Hug a Pug at Central Bark - A Huge Success!
Thousands of Aucklanders hug pugs for NZ Pug Rescue fundraiserNZ Herald - 2 Sep, 2017 2:30pm
Auckland dog lovers have flocked to a Parnell doggy daycare today for the city's first Hug a Pug event.
About 2700 people have registered on Facebook to attend the fundraiser for the charity New Zealand Pug Rescue at Central Bark on St Georges Bay Rd and thousands more have responded as being "interested".
And our love for the adorable pooches was evident today, with hundreds of people queuing up outside the venue in the rain to seek a hug with a pug.
Pug owners were also eager to be involved by bringing their dogs along - 63 pugs have been confirmed - Storm Deuss, a member of the group of pug enthusiasts organising the event, said.
"Unfortunately we have had to turn pugs away as our main priority is our pugs' safety but we are hoping to hold another event so everyone can be involved."
Hug a Pug days have previously been held in Tauranga and Wellington this year raising thousands of dollars for the New Zealand Pug Rescue - Prime Minister Bill English even turned up to the event in the capital to draw the raffle winner.
Deuss said the success of the Wellington fundraiser inspired her and her pug group to host one Auckland.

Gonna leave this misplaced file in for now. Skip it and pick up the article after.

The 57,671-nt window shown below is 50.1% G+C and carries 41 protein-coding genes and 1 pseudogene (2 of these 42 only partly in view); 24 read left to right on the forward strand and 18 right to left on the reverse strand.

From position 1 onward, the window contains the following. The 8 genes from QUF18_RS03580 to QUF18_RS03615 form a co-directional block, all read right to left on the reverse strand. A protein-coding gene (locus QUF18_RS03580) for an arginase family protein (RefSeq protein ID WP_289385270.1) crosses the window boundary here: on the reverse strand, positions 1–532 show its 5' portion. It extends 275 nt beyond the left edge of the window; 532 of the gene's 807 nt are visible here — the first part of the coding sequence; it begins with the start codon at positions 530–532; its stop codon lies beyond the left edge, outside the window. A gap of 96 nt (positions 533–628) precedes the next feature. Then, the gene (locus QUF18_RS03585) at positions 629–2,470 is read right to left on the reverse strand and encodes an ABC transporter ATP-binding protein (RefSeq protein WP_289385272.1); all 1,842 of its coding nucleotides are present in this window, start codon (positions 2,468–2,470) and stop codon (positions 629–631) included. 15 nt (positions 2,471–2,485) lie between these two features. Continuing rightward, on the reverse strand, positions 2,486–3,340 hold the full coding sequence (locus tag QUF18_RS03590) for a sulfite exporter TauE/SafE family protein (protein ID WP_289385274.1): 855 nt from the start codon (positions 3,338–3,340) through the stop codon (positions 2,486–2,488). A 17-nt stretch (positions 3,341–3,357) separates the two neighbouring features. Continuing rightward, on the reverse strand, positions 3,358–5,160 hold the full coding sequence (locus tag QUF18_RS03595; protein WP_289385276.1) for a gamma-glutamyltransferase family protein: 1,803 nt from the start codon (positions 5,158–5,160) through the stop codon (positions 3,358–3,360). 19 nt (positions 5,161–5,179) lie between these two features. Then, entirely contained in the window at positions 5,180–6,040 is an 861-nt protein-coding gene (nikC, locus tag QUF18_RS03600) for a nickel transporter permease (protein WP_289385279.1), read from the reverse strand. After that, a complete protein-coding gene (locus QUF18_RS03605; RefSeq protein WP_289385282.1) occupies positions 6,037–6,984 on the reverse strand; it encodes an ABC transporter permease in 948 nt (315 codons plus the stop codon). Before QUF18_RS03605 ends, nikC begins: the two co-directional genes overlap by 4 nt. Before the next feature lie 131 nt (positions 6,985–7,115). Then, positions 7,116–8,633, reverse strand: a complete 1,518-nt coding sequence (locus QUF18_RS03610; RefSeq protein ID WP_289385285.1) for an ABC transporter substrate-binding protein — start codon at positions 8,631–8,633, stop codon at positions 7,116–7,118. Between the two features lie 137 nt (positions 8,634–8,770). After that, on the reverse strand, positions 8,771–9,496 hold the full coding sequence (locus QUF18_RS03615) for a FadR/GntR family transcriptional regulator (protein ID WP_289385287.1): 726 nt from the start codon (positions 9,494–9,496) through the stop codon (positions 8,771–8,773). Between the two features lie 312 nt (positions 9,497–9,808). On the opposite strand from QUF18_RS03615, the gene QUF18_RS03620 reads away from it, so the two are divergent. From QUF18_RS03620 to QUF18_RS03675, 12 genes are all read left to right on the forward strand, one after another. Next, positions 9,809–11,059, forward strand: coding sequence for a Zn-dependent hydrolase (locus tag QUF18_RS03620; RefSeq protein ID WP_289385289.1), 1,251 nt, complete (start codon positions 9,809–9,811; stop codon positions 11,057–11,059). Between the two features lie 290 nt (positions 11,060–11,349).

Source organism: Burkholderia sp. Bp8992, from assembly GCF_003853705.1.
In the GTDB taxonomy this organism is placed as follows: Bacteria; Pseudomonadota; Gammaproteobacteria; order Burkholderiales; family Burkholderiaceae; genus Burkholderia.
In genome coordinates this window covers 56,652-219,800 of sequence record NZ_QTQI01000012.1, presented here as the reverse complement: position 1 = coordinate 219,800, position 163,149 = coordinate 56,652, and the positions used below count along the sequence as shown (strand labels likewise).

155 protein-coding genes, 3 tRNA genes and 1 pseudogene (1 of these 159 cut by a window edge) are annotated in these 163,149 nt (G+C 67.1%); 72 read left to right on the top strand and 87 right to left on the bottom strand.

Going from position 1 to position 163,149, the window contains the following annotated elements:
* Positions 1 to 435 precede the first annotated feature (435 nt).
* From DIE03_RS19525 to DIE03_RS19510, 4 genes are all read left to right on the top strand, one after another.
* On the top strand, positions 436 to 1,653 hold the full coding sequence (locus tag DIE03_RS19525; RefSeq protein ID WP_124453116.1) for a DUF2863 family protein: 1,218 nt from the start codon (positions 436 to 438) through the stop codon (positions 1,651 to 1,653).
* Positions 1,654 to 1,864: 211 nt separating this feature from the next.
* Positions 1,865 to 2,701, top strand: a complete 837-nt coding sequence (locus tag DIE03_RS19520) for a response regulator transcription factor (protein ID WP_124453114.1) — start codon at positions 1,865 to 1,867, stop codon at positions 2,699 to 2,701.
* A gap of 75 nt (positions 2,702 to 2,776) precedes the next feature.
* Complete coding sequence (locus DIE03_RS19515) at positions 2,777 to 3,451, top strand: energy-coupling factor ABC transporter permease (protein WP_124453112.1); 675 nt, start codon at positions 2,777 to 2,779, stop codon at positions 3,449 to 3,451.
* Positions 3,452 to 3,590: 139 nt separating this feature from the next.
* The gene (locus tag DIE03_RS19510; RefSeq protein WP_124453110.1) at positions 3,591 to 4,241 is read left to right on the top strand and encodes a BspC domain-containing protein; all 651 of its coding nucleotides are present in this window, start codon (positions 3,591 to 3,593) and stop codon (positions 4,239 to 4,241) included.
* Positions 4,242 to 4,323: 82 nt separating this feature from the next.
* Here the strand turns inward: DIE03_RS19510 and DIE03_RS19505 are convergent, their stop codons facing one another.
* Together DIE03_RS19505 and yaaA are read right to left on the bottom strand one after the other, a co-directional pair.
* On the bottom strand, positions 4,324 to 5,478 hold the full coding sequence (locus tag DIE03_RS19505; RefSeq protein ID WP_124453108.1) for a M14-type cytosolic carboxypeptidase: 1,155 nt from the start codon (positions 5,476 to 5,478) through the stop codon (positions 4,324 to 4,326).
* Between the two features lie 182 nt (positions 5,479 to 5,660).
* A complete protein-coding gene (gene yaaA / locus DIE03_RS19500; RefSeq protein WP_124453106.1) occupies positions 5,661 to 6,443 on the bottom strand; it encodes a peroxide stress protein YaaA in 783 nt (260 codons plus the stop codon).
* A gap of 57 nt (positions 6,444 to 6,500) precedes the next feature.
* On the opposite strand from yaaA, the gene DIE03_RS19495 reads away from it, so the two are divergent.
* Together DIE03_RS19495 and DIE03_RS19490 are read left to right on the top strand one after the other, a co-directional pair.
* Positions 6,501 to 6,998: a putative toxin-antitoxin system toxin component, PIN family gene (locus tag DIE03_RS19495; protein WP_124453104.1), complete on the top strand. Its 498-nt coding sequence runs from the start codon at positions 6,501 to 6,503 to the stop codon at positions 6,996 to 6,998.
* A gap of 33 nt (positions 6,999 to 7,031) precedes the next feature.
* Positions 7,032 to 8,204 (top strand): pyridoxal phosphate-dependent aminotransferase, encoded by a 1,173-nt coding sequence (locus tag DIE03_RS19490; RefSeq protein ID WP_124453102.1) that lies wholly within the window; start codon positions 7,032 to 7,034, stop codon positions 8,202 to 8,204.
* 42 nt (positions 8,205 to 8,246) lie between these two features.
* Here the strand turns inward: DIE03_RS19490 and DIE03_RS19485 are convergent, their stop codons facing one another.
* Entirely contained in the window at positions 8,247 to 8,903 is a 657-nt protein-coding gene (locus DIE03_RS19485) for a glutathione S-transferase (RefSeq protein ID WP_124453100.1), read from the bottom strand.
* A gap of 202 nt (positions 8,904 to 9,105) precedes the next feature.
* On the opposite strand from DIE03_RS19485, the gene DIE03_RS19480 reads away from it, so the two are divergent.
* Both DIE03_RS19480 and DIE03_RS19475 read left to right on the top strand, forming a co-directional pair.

For a gold coin donation people could hug as many of the pugs - including Deuss' 2-year-old 'fur baby' Barry and his friend Hugo, who belongs to fellow organiser Maegan Fromont - as they wanted.
She told the Weekend Herald she loved pugs because they were loyal and were always doing the funniest things.
The breed has become a sensation on social media in the last few years (both Barry and Hugo have their own Instagram accounts - @Barry_the_Pug and @cottontailsstore) and Fromont said people loved them because of their big personalities.
However, their popularity had a downside with back yard breeding and puppy farming increasing to meet demand.
"Pugs [are] being purchased on impulse by people who were not fully aware of what pug ownership can involve, or the potential costly health issues," Fromont said.
She recommend anyone wanting to get a pug did their homework first, that included only buying from a reputable breeder.
Deuss said the group wanted to support the New Zealand Pug Rescue because it was the only organisationn the country dedicated to rescuing and rehoming pugs of any age, including those with health issues.
"Those that are unable to find homes because of their age or health, get to live out their lives spoiled rotten in the one of the charity members' homes."
They aimed to raise $5000 through a Hug a Pug to help the rescue organisation pay for vet fees and rehoming costs.
"We are hoping to get everyone through to hug all the pugs on the day but we need to make sure that we don't tire our pugs out," Fromont said.
Attendees would also be able to buy raffle tickets and T-shirts during the event, which will run from 11am to 1.30pm.
Cotton Tails Store would also be there selling hand-made dog products. It would donate a percentage of the profits to New Zealand Pug Rescue.